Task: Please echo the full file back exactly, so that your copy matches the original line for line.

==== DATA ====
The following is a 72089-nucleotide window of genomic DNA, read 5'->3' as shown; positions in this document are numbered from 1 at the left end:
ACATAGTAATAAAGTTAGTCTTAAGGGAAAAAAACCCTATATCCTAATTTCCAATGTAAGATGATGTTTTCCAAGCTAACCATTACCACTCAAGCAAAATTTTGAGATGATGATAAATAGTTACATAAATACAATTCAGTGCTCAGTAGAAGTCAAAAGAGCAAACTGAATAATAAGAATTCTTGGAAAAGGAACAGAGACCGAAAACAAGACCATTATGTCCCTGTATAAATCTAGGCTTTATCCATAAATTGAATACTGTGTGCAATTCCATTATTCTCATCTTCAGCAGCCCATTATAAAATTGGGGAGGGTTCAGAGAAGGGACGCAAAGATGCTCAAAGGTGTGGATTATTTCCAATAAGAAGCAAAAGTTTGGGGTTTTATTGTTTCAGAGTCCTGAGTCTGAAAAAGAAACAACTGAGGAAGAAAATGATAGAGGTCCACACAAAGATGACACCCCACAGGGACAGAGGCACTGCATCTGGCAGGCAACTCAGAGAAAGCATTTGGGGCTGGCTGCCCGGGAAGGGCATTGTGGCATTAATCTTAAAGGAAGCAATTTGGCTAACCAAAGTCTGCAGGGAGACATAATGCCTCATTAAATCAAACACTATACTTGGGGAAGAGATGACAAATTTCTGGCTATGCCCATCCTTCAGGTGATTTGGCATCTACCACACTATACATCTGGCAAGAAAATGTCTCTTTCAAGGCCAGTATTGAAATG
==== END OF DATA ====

The following is a 72089-nucleotide window of genomic DNA, read 5'->3' as shown; positions in this document are numbered from 1 at the left end:
ACATAGTAATAAAGTTAGTCTTAAGGGAAAAAAACCCTATATCCTAATTTCCAATGTAAGATGATGTTTTCCAAGCTAACCATTACCACTCAAGCAAAATTTTGAGATGATGATAAATAGTTACATAAATACAATTCAGTGCTCAGTAGAAGTCAAAAGAGCAAACTGAATAATAAGAATTCTTGGAAAAGGAACAGAGACCGAAAACAAGACCATTATGTCCCTGTATAAATCTAGGCTTTATCCATAAATTGAATACTGTGTGCAATTCCATTATTCTCATCTTCAGCAGCCCATTATAAAATTGGGGAGGGTTCAGAGAAGGGACGCAAAGATGCTCAAAGGTGTGGATTATTTCCAATAAGAAGCAAAAGTTTGGGGTTTTATTGTTTCAGAGTCCTGAGTCTGAAAAAGAAACAACTGAGGAAGAAAATGATAGAGGTCCACACAAAGATGACACCCCACAGGGACAGAGGCACTGCATCTGGCAGGCAACTCAGAGAAAGCATTTGGGGCTGGCTGCCCGGGAAGGGCATTGTGGCATTAATCTTAAAGGAAGCAATTTGGCTAACCAAAGTCTGCAGGGAGACATAATGCCTCATTAAATCAAACACTATACTTGGGGAAGAGATGACAAATTTCTGGCTATGCCCATCCTTCAGGTGATTTGGCATCTACCACACTATACATCTGGCAAGAAAATGTCTCTTTCAAGGCCAGTATTGAAATG